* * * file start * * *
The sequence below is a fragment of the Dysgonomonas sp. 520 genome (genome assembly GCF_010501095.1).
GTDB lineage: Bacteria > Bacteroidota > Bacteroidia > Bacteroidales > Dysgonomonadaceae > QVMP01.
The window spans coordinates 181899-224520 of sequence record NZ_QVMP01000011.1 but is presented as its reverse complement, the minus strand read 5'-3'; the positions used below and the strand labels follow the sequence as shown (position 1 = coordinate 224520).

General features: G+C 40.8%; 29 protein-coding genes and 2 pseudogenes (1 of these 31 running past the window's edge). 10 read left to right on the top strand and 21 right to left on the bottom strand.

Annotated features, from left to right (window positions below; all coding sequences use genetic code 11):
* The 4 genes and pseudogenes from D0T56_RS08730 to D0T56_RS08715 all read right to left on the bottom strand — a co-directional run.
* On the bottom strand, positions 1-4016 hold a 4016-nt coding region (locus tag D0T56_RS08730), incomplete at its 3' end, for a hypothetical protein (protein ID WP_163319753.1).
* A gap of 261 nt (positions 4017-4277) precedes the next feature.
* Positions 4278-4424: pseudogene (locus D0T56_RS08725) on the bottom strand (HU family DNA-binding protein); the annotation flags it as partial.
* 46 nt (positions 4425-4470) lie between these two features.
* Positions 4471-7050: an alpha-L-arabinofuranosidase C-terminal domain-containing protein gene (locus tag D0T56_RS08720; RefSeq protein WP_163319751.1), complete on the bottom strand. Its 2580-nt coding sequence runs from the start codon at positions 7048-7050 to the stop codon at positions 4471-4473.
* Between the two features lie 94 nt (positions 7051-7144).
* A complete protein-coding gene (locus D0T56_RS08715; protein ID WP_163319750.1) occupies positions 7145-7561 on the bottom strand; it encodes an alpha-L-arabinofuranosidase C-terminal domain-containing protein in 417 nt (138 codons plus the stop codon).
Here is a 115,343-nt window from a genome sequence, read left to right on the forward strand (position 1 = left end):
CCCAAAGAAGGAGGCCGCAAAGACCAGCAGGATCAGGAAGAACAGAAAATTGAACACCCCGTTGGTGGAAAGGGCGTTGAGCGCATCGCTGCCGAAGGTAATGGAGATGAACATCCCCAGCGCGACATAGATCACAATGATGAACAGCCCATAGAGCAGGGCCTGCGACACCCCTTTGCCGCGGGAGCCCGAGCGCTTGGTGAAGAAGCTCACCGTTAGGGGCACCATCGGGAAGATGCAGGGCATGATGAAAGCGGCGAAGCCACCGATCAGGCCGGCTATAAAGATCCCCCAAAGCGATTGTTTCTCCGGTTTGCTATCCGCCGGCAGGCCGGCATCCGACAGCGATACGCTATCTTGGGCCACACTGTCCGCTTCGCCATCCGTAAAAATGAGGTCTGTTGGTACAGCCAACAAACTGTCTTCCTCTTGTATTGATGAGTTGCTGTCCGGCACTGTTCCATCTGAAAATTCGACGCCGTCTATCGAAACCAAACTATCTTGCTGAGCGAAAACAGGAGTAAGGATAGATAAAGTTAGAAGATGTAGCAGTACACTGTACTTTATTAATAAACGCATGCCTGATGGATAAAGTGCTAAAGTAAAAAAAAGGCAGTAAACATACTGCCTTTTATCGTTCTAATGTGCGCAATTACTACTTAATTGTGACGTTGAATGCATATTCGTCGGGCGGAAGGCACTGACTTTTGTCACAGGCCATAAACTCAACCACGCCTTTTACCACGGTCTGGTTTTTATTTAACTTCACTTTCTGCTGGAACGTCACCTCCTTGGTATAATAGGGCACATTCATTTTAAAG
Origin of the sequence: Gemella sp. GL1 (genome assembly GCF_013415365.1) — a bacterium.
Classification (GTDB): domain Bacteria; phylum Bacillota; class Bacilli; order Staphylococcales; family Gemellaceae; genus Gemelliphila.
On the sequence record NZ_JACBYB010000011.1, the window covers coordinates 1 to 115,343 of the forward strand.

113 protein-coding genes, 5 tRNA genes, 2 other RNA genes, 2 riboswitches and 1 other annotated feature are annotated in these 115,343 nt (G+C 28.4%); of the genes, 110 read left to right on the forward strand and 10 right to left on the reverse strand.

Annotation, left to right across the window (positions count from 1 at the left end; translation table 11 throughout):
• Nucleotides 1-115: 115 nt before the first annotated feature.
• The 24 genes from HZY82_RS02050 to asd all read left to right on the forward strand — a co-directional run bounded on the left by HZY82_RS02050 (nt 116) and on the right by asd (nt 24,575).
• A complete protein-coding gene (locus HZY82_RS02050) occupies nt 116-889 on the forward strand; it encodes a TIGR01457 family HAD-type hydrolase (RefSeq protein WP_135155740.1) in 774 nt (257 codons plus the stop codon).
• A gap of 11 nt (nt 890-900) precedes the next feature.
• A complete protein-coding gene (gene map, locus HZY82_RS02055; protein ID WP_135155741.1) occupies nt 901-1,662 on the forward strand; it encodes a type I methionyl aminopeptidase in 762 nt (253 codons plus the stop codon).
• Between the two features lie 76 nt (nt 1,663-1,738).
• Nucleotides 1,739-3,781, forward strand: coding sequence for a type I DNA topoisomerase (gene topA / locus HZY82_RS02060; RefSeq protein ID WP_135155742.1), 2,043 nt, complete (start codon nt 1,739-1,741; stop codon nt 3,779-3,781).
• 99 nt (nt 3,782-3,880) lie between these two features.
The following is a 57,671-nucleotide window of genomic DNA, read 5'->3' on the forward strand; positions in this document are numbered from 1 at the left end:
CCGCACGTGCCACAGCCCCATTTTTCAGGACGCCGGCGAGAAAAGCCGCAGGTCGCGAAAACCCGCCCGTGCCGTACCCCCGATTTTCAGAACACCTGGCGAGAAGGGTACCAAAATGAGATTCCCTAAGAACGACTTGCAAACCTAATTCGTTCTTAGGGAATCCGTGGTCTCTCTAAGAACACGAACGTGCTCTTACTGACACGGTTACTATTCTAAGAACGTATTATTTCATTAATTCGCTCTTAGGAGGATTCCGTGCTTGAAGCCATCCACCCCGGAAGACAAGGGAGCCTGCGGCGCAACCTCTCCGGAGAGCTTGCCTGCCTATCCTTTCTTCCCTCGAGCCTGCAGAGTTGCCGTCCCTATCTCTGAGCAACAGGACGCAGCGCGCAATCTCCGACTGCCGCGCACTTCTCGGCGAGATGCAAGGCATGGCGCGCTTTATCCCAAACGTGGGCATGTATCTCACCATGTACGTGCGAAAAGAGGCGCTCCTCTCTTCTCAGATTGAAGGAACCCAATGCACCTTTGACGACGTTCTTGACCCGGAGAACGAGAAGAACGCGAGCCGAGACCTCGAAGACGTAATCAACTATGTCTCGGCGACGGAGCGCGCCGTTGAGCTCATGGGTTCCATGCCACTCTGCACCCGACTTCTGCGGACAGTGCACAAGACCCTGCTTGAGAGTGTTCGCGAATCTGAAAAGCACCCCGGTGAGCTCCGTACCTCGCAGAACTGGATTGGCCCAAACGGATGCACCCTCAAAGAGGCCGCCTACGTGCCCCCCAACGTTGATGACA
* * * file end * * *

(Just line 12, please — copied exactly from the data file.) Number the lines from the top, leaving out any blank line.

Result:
* Between the two features lie 94 nt (positions 7051-7144).